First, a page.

With regard to its next-generation fighter jets, following a request for information from several overseas manufacturers earlier this year, Japan is reportedly studying the feasibility of a joint development program. Local media has tracked the story, although official information is scant pending the release of Japan’s five-year midterm defense plan later this year.

It’s widely expected Japan will link up with a foreign partner for the development, however some are holding out hope for a wholly domestic fighter program despite the risks and higher costs involved. Japan has not locally built fighters since Mitsubishi F-2s rolled off the line in 2011.

However, Grant Newsham, a retired U.S. Marine Corps officer who is now a senior research fellow at the Japan Forum for Strategic Studies in Tokyo, says Japan should consider spending more on defense, as that figure should be about $5 billion to $7 billion more per year for the next five years.

As the world’s third-largest economy, he said, “Japan has all the money it needs to properly fund defense.

The amounts required are about the same as the waste and/or fraud in a couple of public works projects, but it chooses not to do so.”

Japan’s latest defense budget request for the next fiscal year is for $48 billion, which is a 2.1 percent increase from the previous year’s allocated budget and represents a new record-high defense budget for the country. The amount is roughly 1 percent of its gross domestic product, which, although not official policy, has essentially become a ceiling for its defense budget.

Notably, Japan is carrying out final assembly on most of its 42 Lockheed Martin F-35A Lightning II Joint Strike Fighters, which will eventually replace the upgraded F-4EJ Kai Phantom II aircraft currently in service. The government reportedly wants to buy more F-35s, with some suggesting it’s looking at the short-takeoff-and-vertical-landing F-35B to equip the flight decks of its helicopter destroyers of the Japan Maritime Self-Defense Force.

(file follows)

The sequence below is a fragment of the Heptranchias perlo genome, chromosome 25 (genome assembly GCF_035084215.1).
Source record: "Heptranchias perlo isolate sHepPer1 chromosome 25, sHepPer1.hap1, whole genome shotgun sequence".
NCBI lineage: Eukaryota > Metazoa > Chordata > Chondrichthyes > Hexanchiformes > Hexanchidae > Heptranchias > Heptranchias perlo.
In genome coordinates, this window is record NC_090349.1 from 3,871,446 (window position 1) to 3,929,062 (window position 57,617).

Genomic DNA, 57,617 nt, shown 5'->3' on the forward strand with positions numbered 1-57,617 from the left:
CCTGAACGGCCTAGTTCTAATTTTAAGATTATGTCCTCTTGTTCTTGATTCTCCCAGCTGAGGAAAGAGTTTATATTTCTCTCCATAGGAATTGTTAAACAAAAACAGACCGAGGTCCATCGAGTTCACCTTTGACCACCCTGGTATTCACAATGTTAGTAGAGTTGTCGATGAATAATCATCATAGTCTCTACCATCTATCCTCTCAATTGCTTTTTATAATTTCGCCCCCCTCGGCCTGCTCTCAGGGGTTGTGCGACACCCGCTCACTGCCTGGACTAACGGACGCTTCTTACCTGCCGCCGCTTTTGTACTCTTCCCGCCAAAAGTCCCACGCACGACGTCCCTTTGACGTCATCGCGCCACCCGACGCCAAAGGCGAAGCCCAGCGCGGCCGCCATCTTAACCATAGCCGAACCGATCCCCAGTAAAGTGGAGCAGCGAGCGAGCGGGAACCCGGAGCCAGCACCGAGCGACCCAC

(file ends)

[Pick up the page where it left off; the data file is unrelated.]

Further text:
Export challenges

Under Prime Minister Shinzo Abe, Japan has ended its ban on defense exports, which his government sees as a way to boost Japan’s economy. Japanese defense companies have and continue to pursue several international acquisition programs ranging from Australia’s requirement for submarines to France and Germany’s requirement for new maritime patrol aircraft.

However, these export opportunities have presented their own set of challenges, not least the fact that Japanese companies lack the savvy of their more-experienced competitors at the higher end of the global arms market, and that they’re being priced out by cheaper alternatives at the lower end.

Despite their undoubted quality, Japanese offerings are sometimes hindered in the export market by the domestic market’s bespoke requirements. In the case of the C-2, there were no requirements for the aircraft to conduct operations on short or poorly prepared airstrips, and this is likely to hurt its prospects in New Zealand, which is seeking airlifters for both strategic and tactical airlift missions.

In this case, the ability to operate from poorly prepared runways is important given the Royal New Zealand Air Force conducts regular operations to South Pacific islands, particularly on humanitarian assistance and disaster response missions in the aftermath of natural disasters.

Newsham noted that despite the recent loosening of restrictions, there has not been significant effort by Japanese companies to dive into the international defense market, as most major Japanese companies don’t consider the defense business to be profitable.

Other sources in Japan who are familiar with the industry have corroborated that view, and Newsham adds that despite being the administration that pushed for the loosening of defense export restrictions, the Abe government has not proactively supported Japanese defense companies seeking to do business overseas.